This course focuses on fascinating questions about poetry as a creative practice: what do poets say about the poems they write? What kinds of contributions do poems make to the world we live in? Are poems “useful”? If so, what kinds of uses do they have?  We will read poems, of course, but also poetic manifestoes and other writings by poets who want to share ideas about what poetry is and why writing poetry is important, meaningful, and relevant to everyday life.  We will concentrate on specific case studies: the manuscripts and letter-poems of the reclusive writer Emily Dickinson; the notebooks, letters, and poems of Walt Whitman that he wrote while tending the wounded in the Civil War hospitals; the poems, manuscripts, and letters of George Moses Horton, who taught himself to read and write and published two books of poetry while enslaved in North Carolina; and the drafts, revisions, and animal drawings of twentieth-century modernist Marianne Moore. The course seeks to develop close reading skills that are crucial for interpreting poetry; to explore how social and cultural conditions both limit and enable poetic expression; and the ways poems have influenced and impacted social and political movements; to strengthen writing and oral communication skills; and to develop research skills.


Eliza Richards is a Professor in the Department of English and Comparative Literature. She teaches American literature before 1900 and American poetry. She has written about Edgar Allan Poe, Walt Whitman, Emily Dickinson, the poetry of the US Civil War, and popular women’s poetry. Professor Richards has won awards for teaching on both the graduate and undergraduate level.


GEOG 065H.001 | Climate Change and the Media

TR, 12:30 pm – 1:45 pm. Instructor: Erika Wise. Enrollment = 28.
Climate change has been called both the “greatest hoax” ever perpetuated and the “most urgent threat” facing the world. While scientists produce volume after volume of consensus documents on climate change, the popular debate rages on, fueled by print and TV news, social media, movies, and fiction. Experts, pseudo-experts, and casual observers debate causes, consequences, and remedies in every form of media. In this class, we will explore how the established science of climate change is presented, distorted, and debated in the public sphere by alarmists, denialists, and everyone in between. Through reading and writing exercises, class viewings, discussions, and presentations, students will encounter many points of view, explore a variety of media sources, and develop informed perspectives on one of the defining issues of our time. Beyond climate change, the topics discussed in this class will have relevance to other current events where science, politics, and personal beliefs intersect.


Professor Erika Wise leads the Climate & Tree Ring Environmental Science (C-TRĒS) research group, based in UNC’s Department of Geography. She is a climatologist who specializes in using dendrochronology (tree-ring science) to study climate over the last several centuries, especially the long-term record of past droughts, floods, and other climate extremes. This research is important for establishing a baseline for recent climate change and for understanding how climate change might impact our water resources in the future. Before moving to North Carolina, Dr. Wise lived in Ohio, California, Pennsylvania, Arizona, and Iowa; she has collected tree samples in Washington, Oregon, Idaho, Montana, Wyoming, Utah, Oklahoma, North Dakota, and South Dakota. She likes to go to new places and learn new things!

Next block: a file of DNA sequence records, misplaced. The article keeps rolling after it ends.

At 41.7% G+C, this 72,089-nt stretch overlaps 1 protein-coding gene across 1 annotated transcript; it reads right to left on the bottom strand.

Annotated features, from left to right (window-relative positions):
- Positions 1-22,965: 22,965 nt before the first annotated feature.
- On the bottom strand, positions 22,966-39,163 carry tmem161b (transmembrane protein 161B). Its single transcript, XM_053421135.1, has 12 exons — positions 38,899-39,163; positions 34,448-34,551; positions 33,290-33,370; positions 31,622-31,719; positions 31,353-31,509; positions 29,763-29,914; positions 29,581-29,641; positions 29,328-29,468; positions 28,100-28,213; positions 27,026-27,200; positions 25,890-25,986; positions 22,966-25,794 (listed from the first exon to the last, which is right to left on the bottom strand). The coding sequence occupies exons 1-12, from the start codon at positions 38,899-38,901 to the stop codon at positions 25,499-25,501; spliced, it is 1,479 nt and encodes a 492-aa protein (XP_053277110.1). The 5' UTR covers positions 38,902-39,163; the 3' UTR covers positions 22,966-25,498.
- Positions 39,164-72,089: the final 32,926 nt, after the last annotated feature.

GSLL 068H.001 | Intensity, Vitality, Ecstasy: Affects in Literature, Film, and Philosophy

TR, 11:00 am – 12:15 pm. Instructor: Gabriel Trop. Enrollment = 24.
What cultural and intellectual resources do we have to increase the intensity of our inner lives, to feel more vitally plugged into the world, and to be attracted to extraordinary modes of perception? We will read texts by famous philosophers, mystics, and poets in order to help us answer these questions. Assignments will explore creative and alternative forms of writing (rather than the standard academic essay): dialogues, narratives, letters, and free writing, among others. Authors include: Plato, Sappho, Marcus Aurelius, Hildegard von Bingen, Mechthild von Magdeburg, Meister Eckhart, Descartes, Pascal, Goethe, Kafka, Musil, Deleuze, and Rilke, among others. (Course taught in English. No prerequisites.)


Gabriel Trop is Associate Professor of German at the University of North Carolina in Chapel Hill. He earned his Ph.D. in German and Medieval Studies from the University of California at Berkeley. His research tends to focus on the relationship between literature, philosophy, and science, with a special emphasis on poetics and aesthetics. Both his scholarship and his teaching within this broader framework is rather comparative: he has engaged with texts and ideas from Ancient Greece, Roman Antiquity, the Middle Ages (mainly Middle High German), and German and French literature and philosophy from the eighteenth century to the twentieth century.